The Voice in the Fog eBook

Harold MacGrath
This eBook from the Gutenberg Project consists of approximately 143 pages of information about The Voice in the Fog.

He was unique among Indian princes.  An Oxford graduate, he persistently and consistently clung to the elaborate costumes of his native state.  And when he condescended to visit any one, it was invariably stipulated that he should be permitted to bring along his habits, his costumes and his retinue.  In his suite or apartments he was the barbarian; in the drawing-room, in the ballroom, in the dining-room (where he ate nothing), he was the suave, the courteous, the educated Oriental.  He drank no wines, made his own cigarettes, and never offered his hand to any one, not even to the handsome women who admired his beautiful skin and his magnificent ropes of pearls.

Some one had entered the bedroom, overpowered the guard, and looted the bag containing the emeralds.  The prince, the lightest of sleepers, had slept through it all.  He had awakened with a violent headache, as had four of his servants.  The big Rajput who had stood watch was in the hospital, still unconscious.

All the way from San Francisco the police had been waiting for such a catastrophe.  The newspapers had taken up and published broadcast the story of the prince’s pastime.  Naturally enough, there was not a crook in all America who was not waiting for a possible chance.  Ten emeralds, weighing from six to ten carats each; a fortune, even if broken up.

Haggerty laid aside the newspaper and gravely finished his ham and eggs.

“I’ll take a peek int’ this, Milly,” he said to his wife.  “We’ve been waiting for this t’ happen.  A million dollars in jools in a chest y’ could open with a can-opener.  Queer ginks, these Hindus.  We see lots o’ fakers, but this one is the real article.  Mebbe a reward.  All right; little ol’ Haggerty can use th’ money.  I may not be home t’ supper.”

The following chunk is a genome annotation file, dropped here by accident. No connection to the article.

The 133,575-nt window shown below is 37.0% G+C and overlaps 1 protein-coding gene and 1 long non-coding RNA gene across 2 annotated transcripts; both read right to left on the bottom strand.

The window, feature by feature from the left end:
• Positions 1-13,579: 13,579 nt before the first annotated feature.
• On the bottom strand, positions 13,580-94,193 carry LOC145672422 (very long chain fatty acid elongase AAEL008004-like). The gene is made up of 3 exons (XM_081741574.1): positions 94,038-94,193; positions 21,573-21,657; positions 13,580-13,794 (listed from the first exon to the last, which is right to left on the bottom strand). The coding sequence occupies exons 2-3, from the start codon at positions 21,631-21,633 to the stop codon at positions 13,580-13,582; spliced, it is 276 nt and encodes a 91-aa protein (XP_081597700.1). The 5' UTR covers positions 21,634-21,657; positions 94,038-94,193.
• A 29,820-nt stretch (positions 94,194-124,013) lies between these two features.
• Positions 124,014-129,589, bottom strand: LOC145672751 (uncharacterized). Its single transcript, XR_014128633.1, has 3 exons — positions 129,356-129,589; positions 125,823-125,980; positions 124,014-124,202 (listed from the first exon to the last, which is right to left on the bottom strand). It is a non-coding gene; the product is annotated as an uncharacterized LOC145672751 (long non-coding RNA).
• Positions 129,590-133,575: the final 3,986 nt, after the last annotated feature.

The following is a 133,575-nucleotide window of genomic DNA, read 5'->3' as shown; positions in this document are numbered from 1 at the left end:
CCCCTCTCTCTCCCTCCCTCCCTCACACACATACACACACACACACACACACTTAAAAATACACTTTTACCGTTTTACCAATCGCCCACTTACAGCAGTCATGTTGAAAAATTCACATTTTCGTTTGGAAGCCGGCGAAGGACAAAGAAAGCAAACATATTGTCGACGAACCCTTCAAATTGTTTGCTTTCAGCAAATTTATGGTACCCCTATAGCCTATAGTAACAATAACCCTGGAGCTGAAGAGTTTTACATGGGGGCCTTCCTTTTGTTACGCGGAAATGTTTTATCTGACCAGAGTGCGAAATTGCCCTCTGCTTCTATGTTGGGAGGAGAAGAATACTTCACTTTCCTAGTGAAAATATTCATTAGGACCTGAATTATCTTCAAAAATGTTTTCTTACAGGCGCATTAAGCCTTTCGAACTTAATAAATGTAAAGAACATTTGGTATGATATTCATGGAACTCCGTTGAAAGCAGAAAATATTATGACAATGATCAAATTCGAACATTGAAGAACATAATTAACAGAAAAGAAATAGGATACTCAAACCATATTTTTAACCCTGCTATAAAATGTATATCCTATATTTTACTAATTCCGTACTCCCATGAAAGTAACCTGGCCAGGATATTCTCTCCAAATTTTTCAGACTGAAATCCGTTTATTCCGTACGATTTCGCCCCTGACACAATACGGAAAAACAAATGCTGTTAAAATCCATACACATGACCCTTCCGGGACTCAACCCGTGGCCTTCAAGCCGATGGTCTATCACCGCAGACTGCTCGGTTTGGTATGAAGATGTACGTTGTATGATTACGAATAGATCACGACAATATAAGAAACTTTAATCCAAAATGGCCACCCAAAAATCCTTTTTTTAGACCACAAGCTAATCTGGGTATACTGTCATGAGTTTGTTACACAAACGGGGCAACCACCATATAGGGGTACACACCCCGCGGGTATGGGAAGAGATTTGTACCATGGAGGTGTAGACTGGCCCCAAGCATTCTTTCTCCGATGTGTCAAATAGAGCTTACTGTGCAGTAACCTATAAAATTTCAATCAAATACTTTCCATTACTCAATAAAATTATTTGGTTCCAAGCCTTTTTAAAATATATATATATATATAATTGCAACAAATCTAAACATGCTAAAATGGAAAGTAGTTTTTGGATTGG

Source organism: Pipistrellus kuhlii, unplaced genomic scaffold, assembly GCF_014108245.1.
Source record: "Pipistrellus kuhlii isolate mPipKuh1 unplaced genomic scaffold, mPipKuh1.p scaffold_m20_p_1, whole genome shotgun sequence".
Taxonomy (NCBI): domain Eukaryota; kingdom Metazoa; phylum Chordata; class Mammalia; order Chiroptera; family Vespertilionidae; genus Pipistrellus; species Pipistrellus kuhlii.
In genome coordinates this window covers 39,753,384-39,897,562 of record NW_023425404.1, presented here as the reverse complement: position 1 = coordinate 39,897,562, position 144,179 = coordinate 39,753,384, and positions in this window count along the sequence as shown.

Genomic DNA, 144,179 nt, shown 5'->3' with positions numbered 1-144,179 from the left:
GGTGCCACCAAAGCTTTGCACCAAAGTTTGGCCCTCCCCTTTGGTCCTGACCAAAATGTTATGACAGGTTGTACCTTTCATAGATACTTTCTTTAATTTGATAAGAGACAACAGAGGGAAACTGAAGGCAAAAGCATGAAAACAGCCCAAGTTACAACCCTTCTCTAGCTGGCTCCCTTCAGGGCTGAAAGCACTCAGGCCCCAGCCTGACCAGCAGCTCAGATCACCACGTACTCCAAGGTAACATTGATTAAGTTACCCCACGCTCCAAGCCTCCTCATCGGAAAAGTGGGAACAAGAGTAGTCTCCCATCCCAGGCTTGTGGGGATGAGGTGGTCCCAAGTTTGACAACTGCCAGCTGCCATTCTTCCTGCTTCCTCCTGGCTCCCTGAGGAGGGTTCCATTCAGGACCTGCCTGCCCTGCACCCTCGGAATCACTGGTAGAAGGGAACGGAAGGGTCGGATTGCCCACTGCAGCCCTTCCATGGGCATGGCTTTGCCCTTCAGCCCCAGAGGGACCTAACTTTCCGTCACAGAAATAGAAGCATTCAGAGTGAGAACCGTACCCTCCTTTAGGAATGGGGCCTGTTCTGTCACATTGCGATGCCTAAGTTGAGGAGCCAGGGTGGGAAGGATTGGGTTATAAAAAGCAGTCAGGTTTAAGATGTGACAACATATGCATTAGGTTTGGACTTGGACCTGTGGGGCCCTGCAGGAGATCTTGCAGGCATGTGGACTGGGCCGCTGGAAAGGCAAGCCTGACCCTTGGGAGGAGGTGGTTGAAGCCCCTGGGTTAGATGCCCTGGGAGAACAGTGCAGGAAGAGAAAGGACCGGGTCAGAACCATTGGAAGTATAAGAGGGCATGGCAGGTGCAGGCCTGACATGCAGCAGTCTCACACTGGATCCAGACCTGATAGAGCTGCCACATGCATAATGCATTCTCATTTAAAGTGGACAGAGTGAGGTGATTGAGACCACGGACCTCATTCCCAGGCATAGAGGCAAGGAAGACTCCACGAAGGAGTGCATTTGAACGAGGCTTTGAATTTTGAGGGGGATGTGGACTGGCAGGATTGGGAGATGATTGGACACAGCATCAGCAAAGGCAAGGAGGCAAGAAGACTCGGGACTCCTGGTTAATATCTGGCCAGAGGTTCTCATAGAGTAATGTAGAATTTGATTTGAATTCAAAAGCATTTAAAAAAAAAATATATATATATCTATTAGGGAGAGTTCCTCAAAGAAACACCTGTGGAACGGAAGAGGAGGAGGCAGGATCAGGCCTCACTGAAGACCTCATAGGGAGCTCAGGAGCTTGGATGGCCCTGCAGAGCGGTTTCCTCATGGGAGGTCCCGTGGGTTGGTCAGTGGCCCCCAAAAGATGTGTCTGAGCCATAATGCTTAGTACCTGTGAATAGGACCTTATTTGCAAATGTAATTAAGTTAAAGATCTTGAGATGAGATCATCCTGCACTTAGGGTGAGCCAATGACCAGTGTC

“Anything more about Mr. Crawford’s valet?”

Haggerty scowled.  “Not a line.  I’ve been living in gambling joints, but no sign of him.  He gambled in th’ ol’ days; some time ’r other he’ll wander in somewhere an’ try t’ copper th’ king.  No sign of him round Crawford’s ol’ place.  But I’ll get him; it’s a hunch.  By-by!”

Later, the detective was conducted into the Maharajah’s reception-room.  The prince, in his soft drawling English (far more erudite and polished than Haggerty’s, if not so direct), explained the situation, omitting no detail.  He would give two thousand five hundred for the recovery of the stones.

“At what are they valued?”

“By your customs appraisers, forty thousand.  To me they are priceless.”

“Six t’ ten carats?  Why, they’re worth more than that.”

The prince smiled.  “That was for the public.”

“I’ll take a look int’ your bedroom,” said Haggerty, rising.

“Oh, no; that is not at all necessary,” protested the prince.

“How d’ you suppose I’m going t’ find out who done it, or how it was done, then?” demanded Haggerty, bewildered.

Copyrights
Project Gutenberg
The Voice in the Fog from Project Gutenberg. Public domain.
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